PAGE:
Banksy Pays Tribute To Graffiti Legend Nekst With RIP Gif
British street artist Banksy has paid tribute on his website to Nekst a graffiti writer legend from the 1990s. He recently placed a GIF animation paying homage to Nekst who passed away in December. This homage is the latest in a long line of tributes sprayed around the world in memory of the Nekst. Banksy's image shows a painting of a spray can with a caution sign and a waving animated flame with a note which reads Nekst RIP. It is one of the few annimated pieces created by Banksy and believed to be the fist gif created.
Nekst will be remembered by thousands as one of the world’s most prolific writers. His painting graffiti contained unmatched levels of dedication for for just under twenty years. He traveled from his home in Houston, Texas to spread his name US-wide and internationally. Nekst dominated the graff scene in any city in which he showed up, having made a name for himself in Texas, as well as New Orleans, San Francisco, Detroit, Los Angeles, and New York City where he died.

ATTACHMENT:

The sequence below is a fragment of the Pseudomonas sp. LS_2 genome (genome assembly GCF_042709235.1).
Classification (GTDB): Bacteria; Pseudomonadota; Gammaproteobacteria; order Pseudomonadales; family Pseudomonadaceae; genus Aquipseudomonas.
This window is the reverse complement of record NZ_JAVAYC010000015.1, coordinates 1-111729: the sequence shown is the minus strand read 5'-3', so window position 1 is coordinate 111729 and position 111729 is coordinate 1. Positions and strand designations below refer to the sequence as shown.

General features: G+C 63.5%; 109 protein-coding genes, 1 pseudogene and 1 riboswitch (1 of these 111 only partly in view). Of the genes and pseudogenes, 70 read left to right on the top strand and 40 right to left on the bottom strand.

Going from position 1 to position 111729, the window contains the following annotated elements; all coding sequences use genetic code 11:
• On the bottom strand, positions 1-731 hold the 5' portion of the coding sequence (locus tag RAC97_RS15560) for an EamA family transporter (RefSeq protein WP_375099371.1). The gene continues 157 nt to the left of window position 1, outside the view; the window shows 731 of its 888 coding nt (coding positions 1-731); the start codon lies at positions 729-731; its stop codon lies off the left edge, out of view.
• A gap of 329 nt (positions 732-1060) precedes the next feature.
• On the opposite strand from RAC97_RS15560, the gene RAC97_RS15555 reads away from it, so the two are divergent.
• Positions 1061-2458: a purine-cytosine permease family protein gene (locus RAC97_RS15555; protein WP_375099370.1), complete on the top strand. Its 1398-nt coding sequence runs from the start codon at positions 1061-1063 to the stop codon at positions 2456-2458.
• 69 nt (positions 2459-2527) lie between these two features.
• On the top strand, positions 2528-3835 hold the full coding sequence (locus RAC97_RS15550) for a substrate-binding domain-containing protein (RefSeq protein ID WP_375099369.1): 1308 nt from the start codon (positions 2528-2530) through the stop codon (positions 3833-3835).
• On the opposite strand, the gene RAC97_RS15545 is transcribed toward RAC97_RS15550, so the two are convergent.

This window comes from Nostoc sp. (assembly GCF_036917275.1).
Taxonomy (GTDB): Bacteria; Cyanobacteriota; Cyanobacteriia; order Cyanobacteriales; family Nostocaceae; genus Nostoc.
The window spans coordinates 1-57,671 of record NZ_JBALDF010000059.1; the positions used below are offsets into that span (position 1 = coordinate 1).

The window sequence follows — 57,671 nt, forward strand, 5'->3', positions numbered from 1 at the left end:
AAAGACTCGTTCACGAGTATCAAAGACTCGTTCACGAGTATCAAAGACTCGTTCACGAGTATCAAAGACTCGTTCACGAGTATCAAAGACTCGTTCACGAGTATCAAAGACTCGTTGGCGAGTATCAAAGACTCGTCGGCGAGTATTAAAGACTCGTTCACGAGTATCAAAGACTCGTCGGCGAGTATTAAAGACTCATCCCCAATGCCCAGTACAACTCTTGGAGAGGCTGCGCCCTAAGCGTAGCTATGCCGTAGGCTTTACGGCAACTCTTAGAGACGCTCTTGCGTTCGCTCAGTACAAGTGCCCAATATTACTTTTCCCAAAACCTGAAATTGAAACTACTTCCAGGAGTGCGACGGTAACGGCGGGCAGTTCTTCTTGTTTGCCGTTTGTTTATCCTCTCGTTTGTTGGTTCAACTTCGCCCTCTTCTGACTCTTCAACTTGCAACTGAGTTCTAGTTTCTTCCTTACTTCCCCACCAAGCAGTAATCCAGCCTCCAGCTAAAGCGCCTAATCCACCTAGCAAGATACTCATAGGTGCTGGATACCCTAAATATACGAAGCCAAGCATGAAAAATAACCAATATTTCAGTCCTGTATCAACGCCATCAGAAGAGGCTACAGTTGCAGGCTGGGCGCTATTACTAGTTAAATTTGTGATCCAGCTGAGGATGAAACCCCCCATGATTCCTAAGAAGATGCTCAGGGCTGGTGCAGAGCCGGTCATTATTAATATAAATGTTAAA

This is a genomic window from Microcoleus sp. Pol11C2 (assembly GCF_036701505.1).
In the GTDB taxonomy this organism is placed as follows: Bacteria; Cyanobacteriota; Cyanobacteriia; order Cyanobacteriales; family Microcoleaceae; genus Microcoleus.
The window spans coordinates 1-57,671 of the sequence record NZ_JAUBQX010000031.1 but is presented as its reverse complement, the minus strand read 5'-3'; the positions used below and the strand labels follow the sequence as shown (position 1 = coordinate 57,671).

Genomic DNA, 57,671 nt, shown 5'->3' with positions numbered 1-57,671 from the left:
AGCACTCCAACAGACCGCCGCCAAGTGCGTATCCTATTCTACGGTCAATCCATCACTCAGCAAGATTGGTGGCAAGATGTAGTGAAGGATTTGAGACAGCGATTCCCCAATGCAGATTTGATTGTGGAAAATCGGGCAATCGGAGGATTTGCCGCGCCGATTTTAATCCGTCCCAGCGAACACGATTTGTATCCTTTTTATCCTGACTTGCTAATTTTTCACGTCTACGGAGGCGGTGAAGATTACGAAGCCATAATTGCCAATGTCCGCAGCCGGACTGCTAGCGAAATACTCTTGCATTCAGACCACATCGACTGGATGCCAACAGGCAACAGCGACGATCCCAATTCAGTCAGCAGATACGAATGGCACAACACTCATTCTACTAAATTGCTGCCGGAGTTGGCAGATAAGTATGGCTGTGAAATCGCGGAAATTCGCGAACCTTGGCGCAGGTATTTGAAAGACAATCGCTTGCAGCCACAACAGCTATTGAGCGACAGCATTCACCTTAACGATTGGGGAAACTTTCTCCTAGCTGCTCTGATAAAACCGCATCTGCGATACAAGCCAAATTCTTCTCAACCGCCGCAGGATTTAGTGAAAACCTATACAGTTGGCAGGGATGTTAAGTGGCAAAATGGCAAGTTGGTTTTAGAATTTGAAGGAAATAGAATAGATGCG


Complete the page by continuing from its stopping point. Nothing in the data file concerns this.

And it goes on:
As well as friends and family, Nekst will be missed by his painting partners, many of whom are also internationally famous writers in their own right, with Nekst being a key member of crews like DTS (Death Threats) and renowned MSK (Mad Society Kings). Nekst wasn’t just a full-on hardcore graffiti writer. While doing a six-month stint inside in Texas, he drew scores of contemplative portraits of his fellow inmates.
The Legendary UK graffiti artist Banksy's work typically includes satirical social and political commentary, and ranges from murals to sculpture and installation, often playing with the contextual aspects of the work. The artist's first solo show was held in 2002 at Los Angeles' 33 1/3 Gallery, and in 2003 he was commissioned to design to cover of Blur's ThinkTank. Today, Banksy's work appears internationally; most notably, he painted nine sardonic images on the Palestinian side of the West Bank barrier. In Summer 2009, Banksy took over the Bristol Museum and Art Gallery with an exhibition attracting over 300,000 visitors and hour-long queues all the way down the road.